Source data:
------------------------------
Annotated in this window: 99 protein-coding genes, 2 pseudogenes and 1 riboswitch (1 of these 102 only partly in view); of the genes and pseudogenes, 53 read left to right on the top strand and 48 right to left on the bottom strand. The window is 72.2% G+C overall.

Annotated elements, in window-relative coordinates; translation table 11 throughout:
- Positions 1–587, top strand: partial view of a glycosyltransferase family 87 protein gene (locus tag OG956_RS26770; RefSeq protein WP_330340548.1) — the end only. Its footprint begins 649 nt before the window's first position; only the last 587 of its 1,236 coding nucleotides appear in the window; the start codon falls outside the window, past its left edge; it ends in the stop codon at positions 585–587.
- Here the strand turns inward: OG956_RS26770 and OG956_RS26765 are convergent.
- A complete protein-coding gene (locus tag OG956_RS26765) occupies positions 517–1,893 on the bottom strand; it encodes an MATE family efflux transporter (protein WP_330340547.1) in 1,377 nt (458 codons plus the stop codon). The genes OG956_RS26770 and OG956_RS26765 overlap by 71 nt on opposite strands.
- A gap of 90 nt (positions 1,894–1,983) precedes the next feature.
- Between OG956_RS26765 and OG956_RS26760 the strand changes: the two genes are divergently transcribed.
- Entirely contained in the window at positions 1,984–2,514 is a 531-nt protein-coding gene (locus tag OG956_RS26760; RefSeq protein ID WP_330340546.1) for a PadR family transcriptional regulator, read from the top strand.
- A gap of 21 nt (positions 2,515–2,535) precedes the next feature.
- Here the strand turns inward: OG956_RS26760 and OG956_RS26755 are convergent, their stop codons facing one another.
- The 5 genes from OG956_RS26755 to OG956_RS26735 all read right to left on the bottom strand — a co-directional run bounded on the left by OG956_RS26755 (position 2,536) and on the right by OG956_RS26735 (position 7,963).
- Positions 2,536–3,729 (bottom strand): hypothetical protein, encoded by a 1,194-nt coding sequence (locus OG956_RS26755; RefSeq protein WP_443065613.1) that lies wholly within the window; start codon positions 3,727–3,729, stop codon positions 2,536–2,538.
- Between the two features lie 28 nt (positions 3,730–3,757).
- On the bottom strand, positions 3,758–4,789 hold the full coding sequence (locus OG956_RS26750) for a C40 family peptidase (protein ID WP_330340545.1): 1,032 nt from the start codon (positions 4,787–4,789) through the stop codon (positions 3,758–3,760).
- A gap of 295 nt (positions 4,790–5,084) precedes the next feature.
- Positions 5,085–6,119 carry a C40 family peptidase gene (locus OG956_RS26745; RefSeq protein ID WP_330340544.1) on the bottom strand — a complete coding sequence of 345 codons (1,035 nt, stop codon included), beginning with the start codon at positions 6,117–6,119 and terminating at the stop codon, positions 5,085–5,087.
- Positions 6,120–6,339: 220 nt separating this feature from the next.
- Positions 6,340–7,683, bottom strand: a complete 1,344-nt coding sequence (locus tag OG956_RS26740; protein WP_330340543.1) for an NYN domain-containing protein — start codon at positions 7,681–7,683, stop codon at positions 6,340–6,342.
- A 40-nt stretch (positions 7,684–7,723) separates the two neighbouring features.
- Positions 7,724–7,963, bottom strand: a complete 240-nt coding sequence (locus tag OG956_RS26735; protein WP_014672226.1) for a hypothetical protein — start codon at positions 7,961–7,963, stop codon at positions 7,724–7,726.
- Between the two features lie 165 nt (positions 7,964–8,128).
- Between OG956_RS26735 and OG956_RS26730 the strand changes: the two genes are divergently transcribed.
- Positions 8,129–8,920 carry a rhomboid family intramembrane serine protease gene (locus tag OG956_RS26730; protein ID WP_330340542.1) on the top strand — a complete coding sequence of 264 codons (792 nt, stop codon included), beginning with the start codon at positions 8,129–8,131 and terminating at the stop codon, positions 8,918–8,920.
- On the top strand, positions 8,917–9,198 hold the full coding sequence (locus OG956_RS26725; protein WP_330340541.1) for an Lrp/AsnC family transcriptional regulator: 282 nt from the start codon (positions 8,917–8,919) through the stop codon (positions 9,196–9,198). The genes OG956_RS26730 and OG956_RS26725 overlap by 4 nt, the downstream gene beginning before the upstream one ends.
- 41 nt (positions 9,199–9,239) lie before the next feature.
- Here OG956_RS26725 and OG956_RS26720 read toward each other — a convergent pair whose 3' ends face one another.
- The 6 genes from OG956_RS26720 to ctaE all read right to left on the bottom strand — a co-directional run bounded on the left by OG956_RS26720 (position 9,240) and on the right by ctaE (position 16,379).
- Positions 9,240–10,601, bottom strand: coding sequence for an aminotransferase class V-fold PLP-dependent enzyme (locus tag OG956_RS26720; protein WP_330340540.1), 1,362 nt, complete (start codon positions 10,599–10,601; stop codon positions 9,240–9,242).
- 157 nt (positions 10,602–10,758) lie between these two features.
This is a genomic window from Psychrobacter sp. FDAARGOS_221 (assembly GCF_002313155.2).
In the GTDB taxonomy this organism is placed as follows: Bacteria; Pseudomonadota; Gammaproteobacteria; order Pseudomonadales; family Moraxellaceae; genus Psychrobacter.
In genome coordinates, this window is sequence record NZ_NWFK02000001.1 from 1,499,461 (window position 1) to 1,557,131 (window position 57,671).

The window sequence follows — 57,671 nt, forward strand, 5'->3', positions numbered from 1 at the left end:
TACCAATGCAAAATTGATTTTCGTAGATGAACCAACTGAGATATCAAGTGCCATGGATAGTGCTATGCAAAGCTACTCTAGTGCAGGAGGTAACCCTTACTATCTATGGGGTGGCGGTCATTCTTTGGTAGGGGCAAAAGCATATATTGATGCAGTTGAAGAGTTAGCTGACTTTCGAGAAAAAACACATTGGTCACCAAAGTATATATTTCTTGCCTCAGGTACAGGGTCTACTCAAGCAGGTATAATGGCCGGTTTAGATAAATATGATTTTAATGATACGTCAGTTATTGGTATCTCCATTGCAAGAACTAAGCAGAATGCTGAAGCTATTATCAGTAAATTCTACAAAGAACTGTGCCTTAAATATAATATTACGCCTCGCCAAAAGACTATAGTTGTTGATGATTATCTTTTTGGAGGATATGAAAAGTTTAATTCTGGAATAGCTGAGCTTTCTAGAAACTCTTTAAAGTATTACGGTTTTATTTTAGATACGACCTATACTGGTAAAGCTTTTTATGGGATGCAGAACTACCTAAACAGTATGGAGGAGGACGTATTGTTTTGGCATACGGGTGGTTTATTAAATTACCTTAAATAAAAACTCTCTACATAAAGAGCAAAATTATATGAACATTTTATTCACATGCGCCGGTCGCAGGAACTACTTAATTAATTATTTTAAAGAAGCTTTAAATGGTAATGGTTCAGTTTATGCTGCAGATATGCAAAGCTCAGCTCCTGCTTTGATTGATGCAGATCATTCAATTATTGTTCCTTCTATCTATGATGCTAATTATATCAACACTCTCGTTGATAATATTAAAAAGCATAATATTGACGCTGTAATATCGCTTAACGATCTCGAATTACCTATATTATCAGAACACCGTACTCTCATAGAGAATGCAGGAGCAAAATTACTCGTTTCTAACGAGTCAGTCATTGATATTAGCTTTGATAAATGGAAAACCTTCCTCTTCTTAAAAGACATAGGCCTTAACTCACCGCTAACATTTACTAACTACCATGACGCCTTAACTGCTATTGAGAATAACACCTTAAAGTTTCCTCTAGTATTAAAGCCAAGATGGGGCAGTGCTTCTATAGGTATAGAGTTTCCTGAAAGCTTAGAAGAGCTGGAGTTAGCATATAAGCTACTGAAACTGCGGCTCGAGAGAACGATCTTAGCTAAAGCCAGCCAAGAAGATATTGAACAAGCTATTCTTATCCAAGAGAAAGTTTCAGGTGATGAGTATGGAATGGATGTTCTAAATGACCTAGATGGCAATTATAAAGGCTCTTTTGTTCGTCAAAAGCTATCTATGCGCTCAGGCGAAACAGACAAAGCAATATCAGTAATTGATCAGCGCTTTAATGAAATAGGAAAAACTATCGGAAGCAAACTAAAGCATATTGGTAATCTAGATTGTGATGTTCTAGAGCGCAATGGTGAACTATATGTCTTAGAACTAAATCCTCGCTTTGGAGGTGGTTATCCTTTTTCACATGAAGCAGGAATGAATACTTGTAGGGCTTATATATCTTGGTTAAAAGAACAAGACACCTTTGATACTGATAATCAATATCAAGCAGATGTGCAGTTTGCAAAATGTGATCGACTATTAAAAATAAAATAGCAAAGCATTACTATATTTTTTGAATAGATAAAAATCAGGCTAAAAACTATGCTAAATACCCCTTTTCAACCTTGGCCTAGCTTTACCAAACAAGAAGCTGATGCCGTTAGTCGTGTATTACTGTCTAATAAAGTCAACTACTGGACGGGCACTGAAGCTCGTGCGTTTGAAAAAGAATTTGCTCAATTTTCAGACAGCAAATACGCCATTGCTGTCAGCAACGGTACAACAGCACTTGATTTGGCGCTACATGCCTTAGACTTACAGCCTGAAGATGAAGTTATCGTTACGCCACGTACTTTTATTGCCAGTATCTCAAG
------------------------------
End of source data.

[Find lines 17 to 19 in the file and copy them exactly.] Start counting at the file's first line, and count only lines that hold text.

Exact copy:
- Positions 6,120–6,339: 220 nt separating this feature from the next.
- Positions 6,340–7,683, bottom strand: a complete 1,344-nt coding sequence (locus tag OG956_RS26740; protein WP_330340543.1) for an NYN domain-containing protein — start codon at positions 7,681–7,683, stop codon at positions 6,340–6,342.
- A 40-nt stretch (positions 7,684–7,723) separates the two neighbouring features.